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Stop taking those Facebook quizzes

Have you ever wondered what your pornstar name would be like? How about your celebrity look-a-like? Do you know who among your friends is a bad influence? How about those who will never betray you?



You probably have. And you’ve probably encountered a quiz or two on Facebook that promise to give you the answers to these interesting—oftentimes odd—questions. Heck, you might have answered one already at this point.


But are you aware that you may be putting yourself (and even your friends) at risk by patronizing these types of tests?


How they work


In order to take part in a test, you generally have to agree to allow the company behind it to access to your Facebook data. A quiz often won't work without this permission. That means you disclose your public profile, email address, friends list, and more. Sometimes, even your mobile number is required in order for you to obtain the “results”.


As for the quiz itself, it typically asks you to answer seemingly innocuous personal questions that require you to share or disclose your profile photo, the name of your pet, your best friend, the street you live in, or your birth city. Most people do not hesitate to answer. They see these tests as a fun way to bond with friends online and— admit it—the outcome can sometimes be hilarious.


After completing the test, you are either encouraged or required to share the results in your Facebook timeline.


Why they are bad


That doesn’t seem so bad, right? Well, perhaps you’d reconsider if you knew about the following:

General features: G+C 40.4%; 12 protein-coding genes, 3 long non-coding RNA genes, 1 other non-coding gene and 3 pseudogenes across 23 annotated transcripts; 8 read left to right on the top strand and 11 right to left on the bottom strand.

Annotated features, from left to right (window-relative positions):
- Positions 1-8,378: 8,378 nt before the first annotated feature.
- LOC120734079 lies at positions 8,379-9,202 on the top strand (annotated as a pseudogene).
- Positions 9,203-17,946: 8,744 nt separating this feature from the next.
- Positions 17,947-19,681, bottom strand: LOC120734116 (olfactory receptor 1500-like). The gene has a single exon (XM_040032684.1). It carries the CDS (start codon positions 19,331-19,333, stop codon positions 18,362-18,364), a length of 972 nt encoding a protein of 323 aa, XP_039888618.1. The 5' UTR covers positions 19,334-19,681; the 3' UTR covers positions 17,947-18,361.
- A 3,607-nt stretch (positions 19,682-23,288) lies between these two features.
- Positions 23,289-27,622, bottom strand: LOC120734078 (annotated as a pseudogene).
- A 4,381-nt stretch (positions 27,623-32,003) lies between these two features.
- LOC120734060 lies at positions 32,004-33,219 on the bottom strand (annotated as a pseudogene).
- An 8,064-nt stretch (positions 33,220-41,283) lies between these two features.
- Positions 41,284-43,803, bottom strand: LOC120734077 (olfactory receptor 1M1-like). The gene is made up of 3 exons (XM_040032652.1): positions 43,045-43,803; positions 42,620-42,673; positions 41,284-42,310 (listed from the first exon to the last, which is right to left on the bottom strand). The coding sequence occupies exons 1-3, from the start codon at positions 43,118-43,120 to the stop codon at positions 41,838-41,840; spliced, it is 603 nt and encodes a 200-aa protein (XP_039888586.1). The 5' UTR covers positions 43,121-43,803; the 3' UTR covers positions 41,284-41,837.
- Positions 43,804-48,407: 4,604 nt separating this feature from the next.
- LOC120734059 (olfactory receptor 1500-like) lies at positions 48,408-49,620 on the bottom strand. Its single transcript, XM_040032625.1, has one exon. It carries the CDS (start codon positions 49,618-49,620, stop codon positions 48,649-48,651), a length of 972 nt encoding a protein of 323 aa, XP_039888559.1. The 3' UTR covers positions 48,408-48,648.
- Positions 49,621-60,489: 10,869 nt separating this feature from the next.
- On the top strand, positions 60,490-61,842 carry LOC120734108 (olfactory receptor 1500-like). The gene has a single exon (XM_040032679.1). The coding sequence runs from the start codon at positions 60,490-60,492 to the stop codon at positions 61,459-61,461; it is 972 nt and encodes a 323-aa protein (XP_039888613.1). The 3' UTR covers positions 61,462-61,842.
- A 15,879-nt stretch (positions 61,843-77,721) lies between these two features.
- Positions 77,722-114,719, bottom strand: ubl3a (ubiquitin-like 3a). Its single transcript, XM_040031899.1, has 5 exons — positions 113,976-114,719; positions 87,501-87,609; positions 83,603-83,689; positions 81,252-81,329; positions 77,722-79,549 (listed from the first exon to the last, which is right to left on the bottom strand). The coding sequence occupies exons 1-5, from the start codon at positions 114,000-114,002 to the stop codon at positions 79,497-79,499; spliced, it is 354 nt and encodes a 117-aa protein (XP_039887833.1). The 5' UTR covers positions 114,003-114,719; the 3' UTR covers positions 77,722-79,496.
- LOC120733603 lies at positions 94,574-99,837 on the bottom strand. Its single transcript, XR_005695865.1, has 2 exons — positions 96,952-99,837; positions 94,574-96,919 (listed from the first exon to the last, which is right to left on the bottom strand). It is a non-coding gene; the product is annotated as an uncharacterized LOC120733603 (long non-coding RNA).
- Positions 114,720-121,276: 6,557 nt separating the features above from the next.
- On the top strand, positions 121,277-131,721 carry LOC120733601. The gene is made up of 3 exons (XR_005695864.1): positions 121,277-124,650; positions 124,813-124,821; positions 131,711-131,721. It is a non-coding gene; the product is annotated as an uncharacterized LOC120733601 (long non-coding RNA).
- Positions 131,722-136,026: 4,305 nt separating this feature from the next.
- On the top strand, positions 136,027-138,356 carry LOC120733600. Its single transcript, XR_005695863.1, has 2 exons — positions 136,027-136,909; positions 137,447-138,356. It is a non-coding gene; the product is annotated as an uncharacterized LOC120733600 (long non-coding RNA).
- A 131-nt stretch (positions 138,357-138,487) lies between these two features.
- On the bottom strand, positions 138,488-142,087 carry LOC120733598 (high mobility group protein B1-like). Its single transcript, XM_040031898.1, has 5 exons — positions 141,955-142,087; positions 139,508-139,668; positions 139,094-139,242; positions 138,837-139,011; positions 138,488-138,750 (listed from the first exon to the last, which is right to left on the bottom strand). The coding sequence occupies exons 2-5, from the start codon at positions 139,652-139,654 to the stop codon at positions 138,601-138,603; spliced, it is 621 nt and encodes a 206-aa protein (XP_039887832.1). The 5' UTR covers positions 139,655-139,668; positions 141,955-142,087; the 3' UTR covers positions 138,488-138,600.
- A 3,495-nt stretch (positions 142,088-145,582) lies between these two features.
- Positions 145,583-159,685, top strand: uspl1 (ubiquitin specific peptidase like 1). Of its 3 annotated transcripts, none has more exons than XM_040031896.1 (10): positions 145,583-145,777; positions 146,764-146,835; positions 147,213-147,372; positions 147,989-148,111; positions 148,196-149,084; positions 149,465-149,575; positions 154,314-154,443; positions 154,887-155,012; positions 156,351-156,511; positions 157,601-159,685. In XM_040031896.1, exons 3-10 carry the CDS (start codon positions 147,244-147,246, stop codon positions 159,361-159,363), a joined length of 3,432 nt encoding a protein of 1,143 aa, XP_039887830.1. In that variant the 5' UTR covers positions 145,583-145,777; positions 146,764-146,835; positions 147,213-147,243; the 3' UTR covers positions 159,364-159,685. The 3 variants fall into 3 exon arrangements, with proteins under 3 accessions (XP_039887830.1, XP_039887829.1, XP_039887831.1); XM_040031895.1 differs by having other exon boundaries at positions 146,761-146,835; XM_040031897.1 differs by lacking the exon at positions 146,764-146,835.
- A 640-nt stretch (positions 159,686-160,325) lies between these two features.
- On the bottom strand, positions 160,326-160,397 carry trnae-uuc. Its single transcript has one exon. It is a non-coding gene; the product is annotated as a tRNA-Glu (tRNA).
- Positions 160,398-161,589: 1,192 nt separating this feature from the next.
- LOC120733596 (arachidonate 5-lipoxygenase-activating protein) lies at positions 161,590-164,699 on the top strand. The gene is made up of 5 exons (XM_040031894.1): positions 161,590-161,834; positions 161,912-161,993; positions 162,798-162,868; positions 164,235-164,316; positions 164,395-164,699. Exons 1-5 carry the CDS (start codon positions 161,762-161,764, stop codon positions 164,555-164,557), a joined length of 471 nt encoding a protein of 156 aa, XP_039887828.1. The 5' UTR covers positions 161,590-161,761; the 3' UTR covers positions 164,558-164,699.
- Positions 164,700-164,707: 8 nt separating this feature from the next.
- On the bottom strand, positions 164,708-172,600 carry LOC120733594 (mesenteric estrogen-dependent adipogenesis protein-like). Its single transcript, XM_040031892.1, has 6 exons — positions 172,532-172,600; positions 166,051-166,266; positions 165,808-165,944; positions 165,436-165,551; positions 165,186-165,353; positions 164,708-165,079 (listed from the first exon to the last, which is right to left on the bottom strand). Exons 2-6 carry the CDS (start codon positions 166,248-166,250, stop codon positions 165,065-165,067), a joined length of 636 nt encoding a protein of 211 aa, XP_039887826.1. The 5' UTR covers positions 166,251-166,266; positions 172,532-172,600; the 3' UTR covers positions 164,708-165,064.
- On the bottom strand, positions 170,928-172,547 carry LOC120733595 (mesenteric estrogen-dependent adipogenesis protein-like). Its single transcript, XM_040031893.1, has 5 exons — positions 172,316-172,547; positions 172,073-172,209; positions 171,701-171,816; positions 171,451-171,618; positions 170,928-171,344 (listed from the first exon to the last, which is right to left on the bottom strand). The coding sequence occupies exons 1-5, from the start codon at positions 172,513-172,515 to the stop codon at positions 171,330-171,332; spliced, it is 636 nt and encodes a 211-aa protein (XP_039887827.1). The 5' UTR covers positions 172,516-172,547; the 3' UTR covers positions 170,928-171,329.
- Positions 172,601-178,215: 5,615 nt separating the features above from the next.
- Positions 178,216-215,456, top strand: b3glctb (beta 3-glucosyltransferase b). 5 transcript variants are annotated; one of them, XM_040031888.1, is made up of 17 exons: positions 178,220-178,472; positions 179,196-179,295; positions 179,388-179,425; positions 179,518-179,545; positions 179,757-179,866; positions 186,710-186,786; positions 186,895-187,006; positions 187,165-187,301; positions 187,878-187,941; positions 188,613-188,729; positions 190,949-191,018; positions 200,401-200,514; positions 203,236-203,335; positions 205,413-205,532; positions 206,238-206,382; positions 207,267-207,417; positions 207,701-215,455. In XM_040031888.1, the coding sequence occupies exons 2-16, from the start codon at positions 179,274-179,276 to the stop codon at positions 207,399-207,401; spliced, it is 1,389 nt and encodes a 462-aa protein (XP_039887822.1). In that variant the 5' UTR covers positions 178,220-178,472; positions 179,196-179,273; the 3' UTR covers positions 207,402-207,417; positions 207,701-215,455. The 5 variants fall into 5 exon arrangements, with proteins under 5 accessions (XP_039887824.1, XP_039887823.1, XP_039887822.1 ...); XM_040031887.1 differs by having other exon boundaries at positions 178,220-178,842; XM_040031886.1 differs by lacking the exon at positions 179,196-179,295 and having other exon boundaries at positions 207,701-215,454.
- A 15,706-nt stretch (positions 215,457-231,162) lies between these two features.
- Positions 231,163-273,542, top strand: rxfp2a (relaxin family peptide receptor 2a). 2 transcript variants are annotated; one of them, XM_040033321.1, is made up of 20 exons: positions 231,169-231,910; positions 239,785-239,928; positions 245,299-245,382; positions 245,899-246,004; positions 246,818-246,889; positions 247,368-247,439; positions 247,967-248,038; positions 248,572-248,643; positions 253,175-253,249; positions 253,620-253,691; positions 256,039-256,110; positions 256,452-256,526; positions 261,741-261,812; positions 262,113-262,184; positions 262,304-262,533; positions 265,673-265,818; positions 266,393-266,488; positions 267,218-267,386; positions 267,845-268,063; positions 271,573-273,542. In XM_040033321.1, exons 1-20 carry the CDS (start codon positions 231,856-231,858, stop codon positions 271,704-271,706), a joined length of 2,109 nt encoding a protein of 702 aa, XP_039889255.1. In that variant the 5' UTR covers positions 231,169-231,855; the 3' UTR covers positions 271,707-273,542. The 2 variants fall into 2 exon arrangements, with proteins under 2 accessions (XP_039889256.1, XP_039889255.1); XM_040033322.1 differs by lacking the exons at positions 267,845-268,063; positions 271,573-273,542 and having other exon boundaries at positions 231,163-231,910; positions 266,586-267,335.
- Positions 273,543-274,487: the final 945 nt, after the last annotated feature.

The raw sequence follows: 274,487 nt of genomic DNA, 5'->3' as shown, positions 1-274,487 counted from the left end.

• Oftentimes, they are nothing more than glorified clickbaits. Clickbaits are online content whose main purpose is to attract your attention and encourage you to click on a link that takes you to a particular web page you may have had no intention of visiting.

  • They are out to get your personal data. Practically every quiz is a ruse to get your personal data. They are designed by a diverse range of people and organizations — from hackers to advertising agencies — who have something to gain from getting as much information about you as they can. Once they have your data, they can use it for various purposes and store it anywhere in the world, including countries without strong privacy laws.

  • They make you vulnerable to viruses, adware, and other malware. Hackers often disguise malicious links and embed them in these quizzes. Once you click on them, you may have already been tricked into giving access to your social media account, or worse, your computer may have already been triggered into downloading harmful content from the internet. Some of these applications continue running in the background unless you actively delete them (assuming you are aware that they’re there, to begin with).

  • They make you vulnerable to text scams, spam messages, and even additional cell charges. If you take the time to read the privacy policy and terms of service of the companies behind these quizzes, you realize you are in for a world of trouble insofar as your private life is concerned. Your number, for instance, will most likely be shared and resold, making you the recipient of spam texts, emails, and even additional cell charges.